If anything is possible then nothing is certain.

Somewhere in my strange and voluminous files, I have a folder with notes for a science fantasy setting, a post-apocalyptic Earth where magic now worked because reasons, and that was the tag-line. I think I called it Warp World, but that name has long been trademarked by others.

As early as 1991 there was a published game of that name with a similar premise. So it goes.

But I want to move on to real life. Much like my divorce, I am projecting that the only thing that will remain the same about the basic facts of my life in the near to mid-term is my day job.

In short, Cheryl is moving to Phoenix, and I am moving in with her. To be clear: she is buying the house with proceeds from selling her house in Las Vegas, which has a comparably hot real-estate market. So financially, it will be a lateral move for her. Her mother, who co-owns that house, is also part of that financing. I am not. I will just reside there. The legalities of this are both private and, trust me, boring.

I burned some vacation over the holidays, and we spent a lot of it packing and storing the accumulated crap possessions that have gathered over the past decade plus in her 3000’ + residence. Some of that is UnObtanium inventory, which will finally be unified with my portion of that inventory on the same property somewhere close and sometime soon.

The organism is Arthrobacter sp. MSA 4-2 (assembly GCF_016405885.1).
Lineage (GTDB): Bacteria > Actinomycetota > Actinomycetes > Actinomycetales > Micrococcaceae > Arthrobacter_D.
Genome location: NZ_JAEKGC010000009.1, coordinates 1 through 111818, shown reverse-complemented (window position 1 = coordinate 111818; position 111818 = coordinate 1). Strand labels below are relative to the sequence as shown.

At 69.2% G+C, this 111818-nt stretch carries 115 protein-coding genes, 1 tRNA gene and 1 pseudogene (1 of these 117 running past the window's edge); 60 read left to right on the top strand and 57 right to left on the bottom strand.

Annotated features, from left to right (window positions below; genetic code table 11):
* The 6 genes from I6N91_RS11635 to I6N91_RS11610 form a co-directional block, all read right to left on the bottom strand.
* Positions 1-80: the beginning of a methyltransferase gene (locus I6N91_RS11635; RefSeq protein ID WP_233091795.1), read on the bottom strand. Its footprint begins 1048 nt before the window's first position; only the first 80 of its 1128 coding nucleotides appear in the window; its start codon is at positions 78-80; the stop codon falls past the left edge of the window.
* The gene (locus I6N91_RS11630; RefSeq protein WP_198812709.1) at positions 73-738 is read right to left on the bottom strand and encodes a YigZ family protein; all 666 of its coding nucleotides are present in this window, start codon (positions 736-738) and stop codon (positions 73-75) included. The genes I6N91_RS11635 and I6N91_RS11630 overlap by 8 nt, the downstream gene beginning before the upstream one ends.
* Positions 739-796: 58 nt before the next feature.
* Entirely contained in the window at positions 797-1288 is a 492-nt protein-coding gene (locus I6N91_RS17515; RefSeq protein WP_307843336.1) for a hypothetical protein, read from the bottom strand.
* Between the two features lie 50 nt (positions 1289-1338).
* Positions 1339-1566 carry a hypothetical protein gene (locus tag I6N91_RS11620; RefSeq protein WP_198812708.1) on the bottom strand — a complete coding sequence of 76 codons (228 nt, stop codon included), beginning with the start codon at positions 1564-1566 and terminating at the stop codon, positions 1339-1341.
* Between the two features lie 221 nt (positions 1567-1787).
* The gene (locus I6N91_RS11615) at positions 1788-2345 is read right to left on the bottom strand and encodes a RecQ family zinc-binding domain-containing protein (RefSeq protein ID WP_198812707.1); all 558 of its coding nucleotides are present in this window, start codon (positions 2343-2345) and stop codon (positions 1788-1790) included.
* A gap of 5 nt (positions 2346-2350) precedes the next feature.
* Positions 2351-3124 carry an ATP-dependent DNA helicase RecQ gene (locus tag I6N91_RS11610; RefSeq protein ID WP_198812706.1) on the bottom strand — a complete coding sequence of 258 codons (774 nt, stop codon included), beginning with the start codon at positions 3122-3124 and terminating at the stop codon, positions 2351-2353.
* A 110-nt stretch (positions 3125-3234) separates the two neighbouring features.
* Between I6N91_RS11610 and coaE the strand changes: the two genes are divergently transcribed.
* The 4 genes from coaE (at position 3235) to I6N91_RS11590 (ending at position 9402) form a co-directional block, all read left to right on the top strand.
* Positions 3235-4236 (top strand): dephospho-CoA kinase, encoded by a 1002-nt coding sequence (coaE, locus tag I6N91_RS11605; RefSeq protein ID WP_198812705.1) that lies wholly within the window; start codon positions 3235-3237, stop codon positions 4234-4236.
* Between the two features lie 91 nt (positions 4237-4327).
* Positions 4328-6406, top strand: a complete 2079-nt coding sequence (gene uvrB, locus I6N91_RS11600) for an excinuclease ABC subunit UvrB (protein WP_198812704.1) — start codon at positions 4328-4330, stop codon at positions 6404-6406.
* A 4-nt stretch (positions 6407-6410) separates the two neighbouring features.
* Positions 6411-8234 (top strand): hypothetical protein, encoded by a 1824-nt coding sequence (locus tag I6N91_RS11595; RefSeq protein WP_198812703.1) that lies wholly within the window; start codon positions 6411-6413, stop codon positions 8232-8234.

Verity (the truck), Rattletrap (the trailer) waiting in front of Cheryl’s soon to be former residence for me to get my shit together.

There were some practical lessons learned:

  • A hand-truck totally pays for itself when you are moving big piles of boxes from point A to point B. Yes, $120 or so at the hardware store for the good one. Worth It.
  • You can buy a roof rack at Harbor Freight ($320) that will sort-of clamp on to any pick-up truck, and therefore sort-of clamped onto mine.
  • Installing a roof-rack that sort-of fits your truck is where you realize how real the disparity is between Cheryl’s collection of household tools and my bags and boxes of accumulated rigging tools. But we now own a set of large size metric sockets, which I am not certain I had anyway. (US theatrical rigging is almost all SAE).
  • I do not miss beating the crap out of my hands on a daily basis.

I used the roof rack to transport the UnObtanium tent, thereby keeping it out of Rattletrap, because I otherwise filled that trailer with UB inventory.

The bell tent turns out to be 6 meters, not 5, so the pole I had imported from China is too small. That’s a $260 mistake that will require a $320 fix, because…

This is not the way…

We also spent about $200 on garment bags which should both protect the clothes and speed up install and strike.

Having all the inventory at the same address will mean not only can we load and unload easier for shows, but we realistically sell things on-line as well. Between us, Cheryl and I have enough antiques to stock a small shop – at least for a few months.

So we might have a consignment booth as well. But that, like many of our life’s details, depends upon where we end up.

If anything is possible, then nothing is certain.

2 thoughts on “If anything is possible then nothing is certain.

  1. Pingback: What was lost in Dilkon | What Have We Learned?

  2. Pingback: My Danchel tent is really a teepee but not a teepee. – Are We Lost Yet?

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